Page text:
Funding and projects

Convergent evolution of immunological tolerance in female and male pregnancy 

DFG Project - PI: Olivia Roth


Unravelling tripartite species co-evolution under environmental change: can prophages accelerate bacterial virulence evolution

DFG Priority Programme - Rapid evolutionary Adaptation - Phase II - PI: Olivia Roth



MALEPREG: Male pregnancy - unravelling the coevolution of parental Investment and immune defence 

ERC Starting Grant - PI: Olivia Roth


DFG Research Training Group for Translational Evolutionary Research

DFG Research Training group TransEvo - Speaker: Hinrich Schulenburg



Coevolution of pregnancy and immune defence

Pregnancy is among the most impressive cases of convergent evolution. To understand how and why pregnancy evolved so many times independently, we need to identify selection regimes and compare the underlying genomic basis. The unique male pregnancy in pipefishes and seahorses is optimally suited to assess pregnancy evolution, as pregnancy is displayed on a gradient, with several transitions in closely related species. Using comparative genomics, we discovered that male pregnancy coevolved with a  functional loss of one arm of the adaptive immune system, the Major Histocompatibility Complex II (MHC II) (Roth et al., 2020, Haase et al., 2013). Our results suggest that evolution of female and male pregnancy relies on the co-option of similar genes and pathways (Roth et al., 2020).


We are analysing male pregnancy evolution and assess the flexibility of the immune system in marine teleosts (Roth et al., 2020). We assess whether male pregnancy coevolved with immunological tolerance of the non-self embryo and thus affected self vs. non-self-recognition, using tissue transplant experiments, transcriptomics and comparative genomics of de novo sequenced genomes of syngnathid species. To unravel convergent pregnancy evolution, we compare genes used in female and male pregnancy, using transcriptomics and genomics approaches. We, further, explore whether the microbial communities in the brood pouch of syngnathids have coevolved with the extent of male pregnancy and the rearrangement of the immune system (Beemelmanns et al., 2019). We aim to use genome-wide selection analyses to identify the key genes involved in pregnancy evolution, the functions of which will be assessed over CRISPR/cas9 technology.


People involved:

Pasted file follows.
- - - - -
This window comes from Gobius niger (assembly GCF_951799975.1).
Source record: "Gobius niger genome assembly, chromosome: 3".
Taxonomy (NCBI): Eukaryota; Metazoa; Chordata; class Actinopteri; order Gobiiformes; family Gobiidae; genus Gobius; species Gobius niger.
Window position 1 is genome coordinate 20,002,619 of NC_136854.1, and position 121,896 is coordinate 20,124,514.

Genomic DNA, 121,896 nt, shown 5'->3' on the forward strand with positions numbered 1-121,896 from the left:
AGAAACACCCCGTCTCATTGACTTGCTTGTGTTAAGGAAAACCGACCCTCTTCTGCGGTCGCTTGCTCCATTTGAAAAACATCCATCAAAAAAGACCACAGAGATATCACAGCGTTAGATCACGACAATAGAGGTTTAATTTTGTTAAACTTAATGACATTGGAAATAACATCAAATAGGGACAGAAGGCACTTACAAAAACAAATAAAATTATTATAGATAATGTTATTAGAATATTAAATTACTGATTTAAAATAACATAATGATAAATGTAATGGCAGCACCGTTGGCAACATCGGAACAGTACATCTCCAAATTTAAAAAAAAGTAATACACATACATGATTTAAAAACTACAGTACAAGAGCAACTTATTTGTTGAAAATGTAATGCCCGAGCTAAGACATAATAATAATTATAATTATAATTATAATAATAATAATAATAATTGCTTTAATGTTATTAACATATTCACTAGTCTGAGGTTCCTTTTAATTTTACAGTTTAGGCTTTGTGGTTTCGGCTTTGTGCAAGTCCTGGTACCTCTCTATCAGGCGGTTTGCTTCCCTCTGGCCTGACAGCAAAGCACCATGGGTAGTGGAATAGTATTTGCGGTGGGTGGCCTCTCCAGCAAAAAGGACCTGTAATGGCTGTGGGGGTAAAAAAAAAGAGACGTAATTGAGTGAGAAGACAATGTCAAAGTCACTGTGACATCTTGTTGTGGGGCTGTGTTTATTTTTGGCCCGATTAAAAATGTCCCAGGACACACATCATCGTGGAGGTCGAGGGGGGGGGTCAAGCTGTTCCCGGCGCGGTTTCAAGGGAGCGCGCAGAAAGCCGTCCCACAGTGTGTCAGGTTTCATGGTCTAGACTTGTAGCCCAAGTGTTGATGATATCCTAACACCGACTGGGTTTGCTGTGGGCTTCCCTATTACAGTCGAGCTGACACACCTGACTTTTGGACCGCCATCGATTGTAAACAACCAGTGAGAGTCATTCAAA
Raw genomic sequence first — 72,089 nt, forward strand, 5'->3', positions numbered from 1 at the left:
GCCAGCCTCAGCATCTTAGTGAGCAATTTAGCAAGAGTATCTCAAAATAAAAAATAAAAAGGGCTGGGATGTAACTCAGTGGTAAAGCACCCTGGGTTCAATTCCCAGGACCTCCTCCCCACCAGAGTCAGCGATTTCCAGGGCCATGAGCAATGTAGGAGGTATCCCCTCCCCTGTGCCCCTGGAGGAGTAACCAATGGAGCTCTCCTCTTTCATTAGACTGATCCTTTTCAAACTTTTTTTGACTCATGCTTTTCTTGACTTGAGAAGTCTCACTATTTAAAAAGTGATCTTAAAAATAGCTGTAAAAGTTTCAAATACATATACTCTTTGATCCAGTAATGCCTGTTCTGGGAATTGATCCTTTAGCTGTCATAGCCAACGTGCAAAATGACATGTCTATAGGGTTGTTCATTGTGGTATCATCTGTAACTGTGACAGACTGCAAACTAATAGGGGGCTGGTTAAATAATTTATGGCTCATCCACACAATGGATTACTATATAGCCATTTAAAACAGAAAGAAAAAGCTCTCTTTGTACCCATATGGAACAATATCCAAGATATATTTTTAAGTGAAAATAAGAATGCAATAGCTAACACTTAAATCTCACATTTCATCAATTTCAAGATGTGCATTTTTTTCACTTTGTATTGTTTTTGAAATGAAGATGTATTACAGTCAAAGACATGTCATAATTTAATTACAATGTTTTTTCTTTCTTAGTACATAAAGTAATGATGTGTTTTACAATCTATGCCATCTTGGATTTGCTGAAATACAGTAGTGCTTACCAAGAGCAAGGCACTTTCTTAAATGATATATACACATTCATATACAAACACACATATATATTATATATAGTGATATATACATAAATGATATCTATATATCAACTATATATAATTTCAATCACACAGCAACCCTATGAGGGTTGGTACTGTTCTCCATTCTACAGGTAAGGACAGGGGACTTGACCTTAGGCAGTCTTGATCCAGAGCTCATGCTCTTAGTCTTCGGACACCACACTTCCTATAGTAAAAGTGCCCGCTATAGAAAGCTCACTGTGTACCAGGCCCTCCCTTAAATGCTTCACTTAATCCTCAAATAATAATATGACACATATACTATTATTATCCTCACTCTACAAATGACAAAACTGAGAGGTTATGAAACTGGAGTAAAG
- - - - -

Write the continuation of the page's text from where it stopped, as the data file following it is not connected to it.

Olivia Roth

Ralf Schneider

Arseny Dubin

Isabel Tanger

Jamie Parker

Kim Wagner

Silke Mareike Marten

Johannes Hasse





Sissel Jentoft



Cited literature:


Beemelmanns A, Poirier M, Bayer T, Kuenzle S & Roth O. 2019. Microbial embryonal colonization during pipefish male pregnancy. Scientific Reports 9: 3.


Haase D, Roth O, Kalbe M, Schmiedeskamp G, Scharsack JP, Rosenstiel B & Reusch TBH (2013). Functional absence of MHC class II mediated immunity in pipefish Syngnathus typhleBiology Letters 9.


Roth O, Solbakken MH, Torresen OK, Matschiner M, Baalsrund HT, Hoff SNK, Brieuc MSO, Haase D, Hanel R, Reusch TBH & Jentoft S. 2020. Evolution of male pregnancy associated with remodelling of canonical vertebrate immunity in seahorses and pipefishes. PNAS 117: 9431-9439.




Sex, immunity and life history

The evolution of male pregnancy in syngnathids challenges concepts in evolutionary biology, as egg production and parental investment, two traits that are usually intermingled in the female sex, are here disentangled. This makes these fish a great model system to investigate how parental investment drives sexual dimorphism. Not only maternal but also paternal immune status (Beemelmanns & Roth, 2017) affect the offspring immune response via trans-generational immune priming (TGIP) (Roth & Landis, 2017, Roth et al., 2012, Beemelmanns & Roth, 2016). Males in sex-role reversed species are proposed to invest more into their offspring than males in conventional sex-role species, including an increased investment in immune protection, as confirmed for male pregnant syngnathids (Roth et al., 2011, Keller & Roth, 2020).